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High blood pressure: Working this many hours a week may increase risk of condition

High blood pressure describes the force at which blood is pumped around the body through the arteries. When the artery walls are consistently hit with such impact, they become damaged. Lifestyle factors can greatly influence whether or not someone develops high blood pressure, with work being one variable.

A Canadian study published in the American Heart Association journal Hypertension – the medical term for high blood pressure – revealed the exact amount of time spent in work that can increase the risk of the condition.

For the five-year experiment, 3,500 “white-collar” workers (a person who performs professional, managerial, or administrative work inside an office) wore blood pressure monitors.

The blood pressure monitor records their resting blood pressure in the morning and during the rest of the workday – with random samples taken three times in five years.


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Results showed that participants who said they worked 49 hours or more per week had a 66 percent increased risk of high blood pressure (hypertension) compared to those who logged 40 hours a week or less.

The long office workers also had a 70 percent greater risk of masked hypertension – which is when there’s a normal blood pressure at the doctor’s office but it becomes high while at home or elsewhere, such as work.

For those who worked between 41 and 48 hours per week had a 51 percent greater risk of developing hypertension and 33 percent of those were at an increased risk for masked hypertension.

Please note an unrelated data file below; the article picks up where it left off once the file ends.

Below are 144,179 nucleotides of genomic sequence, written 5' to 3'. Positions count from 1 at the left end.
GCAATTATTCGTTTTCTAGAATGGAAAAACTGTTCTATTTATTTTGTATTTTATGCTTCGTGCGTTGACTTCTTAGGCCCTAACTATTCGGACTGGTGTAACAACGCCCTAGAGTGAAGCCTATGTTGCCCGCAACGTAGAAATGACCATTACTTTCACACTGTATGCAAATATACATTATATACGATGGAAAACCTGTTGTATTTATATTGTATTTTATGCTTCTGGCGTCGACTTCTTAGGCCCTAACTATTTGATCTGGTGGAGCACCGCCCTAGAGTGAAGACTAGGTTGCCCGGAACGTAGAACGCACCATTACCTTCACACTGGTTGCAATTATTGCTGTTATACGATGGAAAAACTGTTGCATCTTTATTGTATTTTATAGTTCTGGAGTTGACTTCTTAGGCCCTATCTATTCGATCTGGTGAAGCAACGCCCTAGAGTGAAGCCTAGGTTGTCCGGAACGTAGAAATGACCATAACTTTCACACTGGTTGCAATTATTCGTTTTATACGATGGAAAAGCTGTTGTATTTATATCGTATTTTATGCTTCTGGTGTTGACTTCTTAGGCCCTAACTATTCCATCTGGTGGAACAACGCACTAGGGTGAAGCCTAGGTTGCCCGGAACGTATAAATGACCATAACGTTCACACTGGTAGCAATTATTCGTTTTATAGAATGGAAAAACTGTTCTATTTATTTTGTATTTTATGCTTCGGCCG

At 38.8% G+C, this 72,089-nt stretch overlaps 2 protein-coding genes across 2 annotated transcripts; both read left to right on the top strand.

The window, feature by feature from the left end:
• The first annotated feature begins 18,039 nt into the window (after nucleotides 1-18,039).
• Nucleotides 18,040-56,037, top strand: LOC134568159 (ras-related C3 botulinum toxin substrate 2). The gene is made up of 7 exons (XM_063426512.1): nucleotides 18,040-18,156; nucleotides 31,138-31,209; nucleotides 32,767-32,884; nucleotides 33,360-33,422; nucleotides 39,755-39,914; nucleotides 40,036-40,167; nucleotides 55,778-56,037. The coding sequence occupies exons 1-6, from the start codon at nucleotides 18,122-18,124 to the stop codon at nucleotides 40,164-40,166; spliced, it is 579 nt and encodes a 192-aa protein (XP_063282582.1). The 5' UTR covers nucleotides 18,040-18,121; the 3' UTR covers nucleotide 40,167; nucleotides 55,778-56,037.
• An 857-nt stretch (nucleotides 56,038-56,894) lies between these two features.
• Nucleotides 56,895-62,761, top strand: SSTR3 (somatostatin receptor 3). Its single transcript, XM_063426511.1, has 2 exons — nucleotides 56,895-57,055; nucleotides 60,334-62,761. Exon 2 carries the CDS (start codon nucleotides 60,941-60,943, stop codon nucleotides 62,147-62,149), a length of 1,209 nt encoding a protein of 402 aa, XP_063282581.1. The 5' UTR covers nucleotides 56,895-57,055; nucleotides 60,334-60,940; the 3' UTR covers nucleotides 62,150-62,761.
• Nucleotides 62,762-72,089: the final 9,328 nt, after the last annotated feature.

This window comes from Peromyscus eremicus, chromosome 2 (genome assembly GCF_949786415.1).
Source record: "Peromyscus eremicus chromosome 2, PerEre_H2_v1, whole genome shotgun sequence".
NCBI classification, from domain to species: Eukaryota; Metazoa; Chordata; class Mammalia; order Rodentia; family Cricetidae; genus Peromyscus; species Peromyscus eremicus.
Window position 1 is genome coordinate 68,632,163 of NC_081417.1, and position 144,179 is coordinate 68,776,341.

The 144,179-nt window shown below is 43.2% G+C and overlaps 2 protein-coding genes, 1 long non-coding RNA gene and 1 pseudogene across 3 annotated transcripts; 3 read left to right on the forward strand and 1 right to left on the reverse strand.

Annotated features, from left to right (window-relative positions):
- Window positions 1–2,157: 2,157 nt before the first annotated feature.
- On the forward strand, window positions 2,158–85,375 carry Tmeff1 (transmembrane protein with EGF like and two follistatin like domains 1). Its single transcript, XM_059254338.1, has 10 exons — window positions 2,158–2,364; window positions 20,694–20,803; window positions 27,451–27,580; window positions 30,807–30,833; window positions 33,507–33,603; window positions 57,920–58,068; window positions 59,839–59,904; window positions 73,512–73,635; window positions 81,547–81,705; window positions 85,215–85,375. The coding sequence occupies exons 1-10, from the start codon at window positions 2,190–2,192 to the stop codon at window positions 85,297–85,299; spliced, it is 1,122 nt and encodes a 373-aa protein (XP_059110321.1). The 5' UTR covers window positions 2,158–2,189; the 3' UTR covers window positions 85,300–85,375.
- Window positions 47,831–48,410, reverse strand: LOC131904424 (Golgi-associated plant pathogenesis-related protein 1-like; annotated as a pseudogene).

The authors of the study found that the link between working longer hours and hypertension was the same for men and women.

“If [people are] working long hours, they should ask their doctors about checking their blood pressure over time with a wearable monitor,” lead study author Xavier Trudel, an assistant professor of social and preventive medicine at Laval University, said.

“Masked hypertension can affect someone for a long period of time and is associated, in the long term, with an increased risk of developing cardiovascular disease.”

In short, the study concludes that working more than 40 hours per week increases your risk of high blood pressure and masked hypertension.

The American Heart Association notes that too much stress can contribute to the increased risk of developing high blood pressure.

This is because those who are stressed are more likely to engage in destructive behaviours, such as excessive alcohol consumption, tobacco smoke and an unhealthy diet.

The body reacts to stress by releasing adrenaline and cortisol into the bloodstream, which prepares your body for the fight or flight response.

This, in turn, leads to an increased heart rate (meaning the heart is beating faster) and constricts blood vessels to move blood away from the extremities (such as hands and feet) to the core of the body.

Combined (increased heart rate and constricted blood vessels) does lead to higher blood pressure – albeit, temporarily.


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As soon as stress subdues, the heart rate slows down and blood vessels dilate – highlighting how chronic stress puts unnecessary stress on the body.

Managing stress levels can be a vital tool in preventing high blood pressure in the long term.

The charity advises thoughtful time management is one way to reduce the feeling of stress.

To elaborate, don’t try to pack too much in such a short amount of time. Try to be realistic about what can be achieved in a certain time frame.

Learning to say “no” can also be a useful habit. This can include re-evaluating priorities and reducing your to-do list to a reasonable amount.

Carving 15 minutes of your day to sit quietly, breathe deeply and think of a peaceful picture can be a great way to gain some serenity in your day.

Relaxing for short periods throughout the day may help lower blood pressure, as can exercising.

Do what you enjoy, whether that’s taking long walks, going swimming or riding a bicycle.

Combining exercise with people who add joy to your life is very beneficial for your health.

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